A New Rendering of the Watson Legend
Peter Matthiessen, who won the National Book Award for The Snow Leopard (1978), condenses his epic trilogy about true-life outlaw and sugar planter Edgar J. Watson: Killing Mister Watson (1990), Lost Man’s River (1997), and Bone by Bone (1999).
The Story: Edgar J. Watson (1855–1910) gained notoriety for shooting outlaw Belle Starr. But throughout his life, he was a lawless man who, in 1910, was gunned down by his neighbors in a collective act of self-defense. Book I, told by a dozen first-person narrators who both admired and feared him, offers unreliable memories of Watson’s early, ruthless days in Florida, as he settled the untamed swampland. In Book II, Watson’s favorite son Lucius searches for the truth about his father’s untimely end. Watson himself narrates Book III in a "memoir" that spans his childhood in South Carolina during the Civil War and covers the cause of his fearlessness, his estranged relationships, and the truth behind the legends. In depicting one man’s life from multiple angles, Matthiessen tells nothing less than the story of the American frontier.
Modern Library. 912 pages. $40. ISBN: 0679640193
St. Petersburg Times
"Watson’s story is essentially the story of the American frontier, of the conquering of wild lands and people, and of what such empires cost. … Even among a body of work as magnificent as Matthiessen’s, this is his great book." Colette Bancroft
Los Angeles Times
"[Florida] is a place both beautiful and nightmarish, a wetland Garden of Eden brimming with birds and beasts and reptiles, offering itself to the men who come and start to carve it up into cane fields and shallow graves. … It is a tour de force and weaves a provocative if contradictory history by the end of what Matthiessen frames here as Book One." Ron Carlson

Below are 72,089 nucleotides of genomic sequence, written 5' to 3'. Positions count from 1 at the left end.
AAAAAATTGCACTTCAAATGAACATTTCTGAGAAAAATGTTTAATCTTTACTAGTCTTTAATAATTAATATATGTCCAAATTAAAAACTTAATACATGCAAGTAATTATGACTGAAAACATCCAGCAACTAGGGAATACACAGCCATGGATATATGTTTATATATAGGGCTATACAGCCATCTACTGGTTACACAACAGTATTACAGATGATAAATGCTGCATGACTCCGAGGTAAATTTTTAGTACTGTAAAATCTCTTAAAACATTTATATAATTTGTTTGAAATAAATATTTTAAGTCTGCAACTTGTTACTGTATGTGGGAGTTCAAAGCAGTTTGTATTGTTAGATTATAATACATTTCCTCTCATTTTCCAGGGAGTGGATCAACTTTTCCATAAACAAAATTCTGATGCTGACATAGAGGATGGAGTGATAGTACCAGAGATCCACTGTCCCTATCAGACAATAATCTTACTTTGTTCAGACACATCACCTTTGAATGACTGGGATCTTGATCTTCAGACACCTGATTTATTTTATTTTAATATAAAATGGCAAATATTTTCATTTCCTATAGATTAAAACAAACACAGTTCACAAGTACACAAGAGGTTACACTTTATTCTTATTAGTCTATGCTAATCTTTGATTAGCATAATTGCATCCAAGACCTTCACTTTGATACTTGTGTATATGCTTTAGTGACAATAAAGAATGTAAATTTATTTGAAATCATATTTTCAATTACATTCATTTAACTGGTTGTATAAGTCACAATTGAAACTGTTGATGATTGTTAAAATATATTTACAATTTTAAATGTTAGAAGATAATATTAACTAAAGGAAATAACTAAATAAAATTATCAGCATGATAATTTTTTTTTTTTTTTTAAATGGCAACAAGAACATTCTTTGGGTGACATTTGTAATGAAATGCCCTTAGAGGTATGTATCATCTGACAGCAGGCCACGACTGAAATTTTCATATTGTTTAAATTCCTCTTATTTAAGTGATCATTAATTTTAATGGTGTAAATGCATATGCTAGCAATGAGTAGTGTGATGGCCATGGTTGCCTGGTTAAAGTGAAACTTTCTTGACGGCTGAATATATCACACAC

"Slimmed down, Shadow Country probably works better than the original trilogy. Anyone wanting an explanation for what happened to Florida can now find it in a single novel, a great American novel." Fred Grimm
"Shadow Country is a magnum opus. … I also must add that a story that is rehashed and reexamined for 900 pages does get to feel interminable." Barbara Lloyd McMichael
NY Times Book Review
"With its historical and legendary uncertainties, this first book is a deeper South Absalom, Absalom!, possibly even an homage. … By reducing his Watson materials to one volume, Matthiessen has sacrificed qualities that gave those novels their powerful reinforcing illusions of authenticity and artlessness." Tom LeClair
Critics described the three stand-alone Watson novels as magnificent epics, and Shadow Country, a seamless weaving and slimming down of these works, as a masterpiece. As in all his writing, Matthiessen offers a beautiful homage to place—the raw, untamed Everglades of the late 19th century—while trying to understand the costs that accompanied the conquering of the frontier. All the stand-alone sections have their strengths as they explore the motivations behind Watson’s death. Despite its heft, most reviewers described Shadow Country as a surprisingly fast read. Only the reviewer from the New York Times Book Review expressed complaints about what felt like one big literary contrivance. But the rest agreed: "This mighty book is the potent distillation of a tale that was brilliantly told to begin with" (St. Petersburg Times).